Gus's mac and cheese; Credit: Anne Fishbein

Gus's mac and cheese; Credit: Anne Fishbein

It's hard to resist ordering a slice of pie at the end of your chicken bacchanal, especially because finding great chess pie in L.A. is a struggle. But I thought Gus's version was a little too eggy, the crust too stiff even when offered slightly warmed. The best chess pie manages to remake sugar into a molten, stretchy, almost liquid substance, and I'm afraid I may have been ruined by my North Carolina mother-in-law's version, which tastes more like everything amazing about caramelized sugar and less like too-sweet custard. Are my standards unfair? Probably. Once you've tasted greatness there's no going back.

Is the chicken a little less spicy than what you might get at a Gus's in Tennessee or Mississippi? I think it is. It's possible my tastebuds and memory are playing tricks on me, and either way I'm not complaining. The chicken at Gus's is delicious, in Memphis and in L.A., and probably in Detroit as well. If extreme heat is what you're after, there's a two-hour line at Howlin' Ray's with your name on it.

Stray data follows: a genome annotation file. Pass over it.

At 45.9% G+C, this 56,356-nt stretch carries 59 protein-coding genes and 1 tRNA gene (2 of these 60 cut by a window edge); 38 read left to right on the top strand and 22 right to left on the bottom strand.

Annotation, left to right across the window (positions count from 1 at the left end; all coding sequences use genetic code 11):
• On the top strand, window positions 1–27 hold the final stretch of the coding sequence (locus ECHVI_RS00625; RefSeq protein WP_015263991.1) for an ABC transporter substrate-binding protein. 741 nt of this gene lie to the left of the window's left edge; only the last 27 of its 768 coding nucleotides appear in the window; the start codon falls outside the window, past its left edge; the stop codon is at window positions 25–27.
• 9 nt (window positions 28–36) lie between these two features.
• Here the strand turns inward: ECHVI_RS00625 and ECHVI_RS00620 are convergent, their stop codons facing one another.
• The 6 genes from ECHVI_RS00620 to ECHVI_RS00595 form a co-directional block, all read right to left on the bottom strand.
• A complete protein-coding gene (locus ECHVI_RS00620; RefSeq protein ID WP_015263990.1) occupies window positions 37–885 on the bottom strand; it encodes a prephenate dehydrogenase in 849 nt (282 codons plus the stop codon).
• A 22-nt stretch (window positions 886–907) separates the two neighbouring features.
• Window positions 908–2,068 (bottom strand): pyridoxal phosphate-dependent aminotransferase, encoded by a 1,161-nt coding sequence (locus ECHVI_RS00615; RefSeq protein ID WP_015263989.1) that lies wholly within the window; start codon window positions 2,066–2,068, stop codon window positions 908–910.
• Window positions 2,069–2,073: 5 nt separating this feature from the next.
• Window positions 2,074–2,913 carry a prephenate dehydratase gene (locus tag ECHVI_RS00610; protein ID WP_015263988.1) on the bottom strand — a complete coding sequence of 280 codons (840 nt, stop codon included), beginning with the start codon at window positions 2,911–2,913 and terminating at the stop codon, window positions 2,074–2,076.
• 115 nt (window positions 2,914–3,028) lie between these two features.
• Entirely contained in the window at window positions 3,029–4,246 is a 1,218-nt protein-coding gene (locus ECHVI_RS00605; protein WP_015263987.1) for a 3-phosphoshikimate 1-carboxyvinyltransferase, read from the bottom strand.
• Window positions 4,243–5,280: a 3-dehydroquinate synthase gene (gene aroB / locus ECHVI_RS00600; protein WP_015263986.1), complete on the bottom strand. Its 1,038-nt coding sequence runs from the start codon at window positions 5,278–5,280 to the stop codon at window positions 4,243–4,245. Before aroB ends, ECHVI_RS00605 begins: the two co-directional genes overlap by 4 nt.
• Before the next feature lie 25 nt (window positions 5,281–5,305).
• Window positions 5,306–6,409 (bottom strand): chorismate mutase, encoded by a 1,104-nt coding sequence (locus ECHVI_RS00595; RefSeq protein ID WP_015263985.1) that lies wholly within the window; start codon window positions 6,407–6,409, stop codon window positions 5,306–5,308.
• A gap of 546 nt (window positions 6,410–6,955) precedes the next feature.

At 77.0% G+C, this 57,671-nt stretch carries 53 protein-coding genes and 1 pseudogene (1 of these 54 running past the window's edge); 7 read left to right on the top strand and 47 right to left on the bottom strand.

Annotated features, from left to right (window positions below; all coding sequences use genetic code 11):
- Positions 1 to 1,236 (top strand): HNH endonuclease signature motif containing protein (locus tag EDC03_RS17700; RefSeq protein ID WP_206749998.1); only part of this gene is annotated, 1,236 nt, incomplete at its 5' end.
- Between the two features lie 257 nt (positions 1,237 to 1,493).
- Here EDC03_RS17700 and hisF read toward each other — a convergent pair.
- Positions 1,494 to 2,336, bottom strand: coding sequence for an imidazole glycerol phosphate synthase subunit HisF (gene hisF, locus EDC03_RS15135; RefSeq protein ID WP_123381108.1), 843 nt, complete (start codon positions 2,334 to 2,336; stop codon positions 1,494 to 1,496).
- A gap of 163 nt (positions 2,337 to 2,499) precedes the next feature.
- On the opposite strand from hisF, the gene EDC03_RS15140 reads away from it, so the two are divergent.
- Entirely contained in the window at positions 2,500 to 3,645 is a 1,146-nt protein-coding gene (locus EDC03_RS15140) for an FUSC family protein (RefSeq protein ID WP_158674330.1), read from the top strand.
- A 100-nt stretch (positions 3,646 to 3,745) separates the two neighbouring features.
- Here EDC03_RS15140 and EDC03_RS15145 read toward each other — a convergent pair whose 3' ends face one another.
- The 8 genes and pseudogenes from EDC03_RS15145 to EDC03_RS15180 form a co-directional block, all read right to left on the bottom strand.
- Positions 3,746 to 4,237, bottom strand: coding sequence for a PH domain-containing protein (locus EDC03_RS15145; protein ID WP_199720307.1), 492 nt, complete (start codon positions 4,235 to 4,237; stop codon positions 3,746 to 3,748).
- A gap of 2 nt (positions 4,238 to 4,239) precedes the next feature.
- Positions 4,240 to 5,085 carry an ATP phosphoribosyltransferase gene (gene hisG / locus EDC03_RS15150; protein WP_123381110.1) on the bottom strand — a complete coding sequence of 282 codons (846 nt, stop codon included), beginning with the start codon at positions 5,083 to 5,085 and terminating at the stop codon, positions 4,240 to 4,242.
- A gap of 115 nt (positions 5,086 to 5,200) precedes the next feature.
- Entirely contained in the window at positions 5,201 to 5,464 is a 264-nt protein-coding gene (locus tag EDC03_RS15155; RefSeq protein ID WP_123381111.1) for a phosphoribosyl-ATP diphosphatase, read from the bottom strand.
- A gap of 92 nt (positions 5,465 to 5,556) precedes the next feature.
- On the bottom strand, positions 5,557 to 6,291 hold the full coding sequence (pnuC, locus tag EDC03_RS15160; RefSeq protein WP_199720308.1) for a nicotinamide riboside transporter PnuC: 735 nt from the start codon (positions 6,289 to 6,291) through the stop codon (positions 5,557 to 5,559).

The dining room at Gus's is one of the most diverse, customerwise, that I've seen in L.A., which is a trait I've noticed at other fried-chicken restaurants in the South and beyond. The company proudly claims that from its earliest days in Mason, this chicken brought black and white people to eat together, at a time when that wasn't common.

It's probably ridiculous for me to hope, on this of all weeks, that fried poultry might be something that works to unite us. But looking out over the dining room at Gus's, with that low-level chili sting warming your soul, you might at least take comfort in this one small miracle: Spicy chicken's time has come.

GUS'S WORLD FAMOUS HOT & SPICY FRIED CHICKEN | 2 stars | 1262 Crenshaw Blvd., Arlington Heights | (323) 402-0232 | | Sun.-Thu., 11 a.m.-9 p.m.; Fri.-Sat., 11 a.m.-10 p.m. | Plates, $8.90-$15.90 (individual pieces and large platters available) | No alcohol | Street parking (lot parking for carry-out customers only)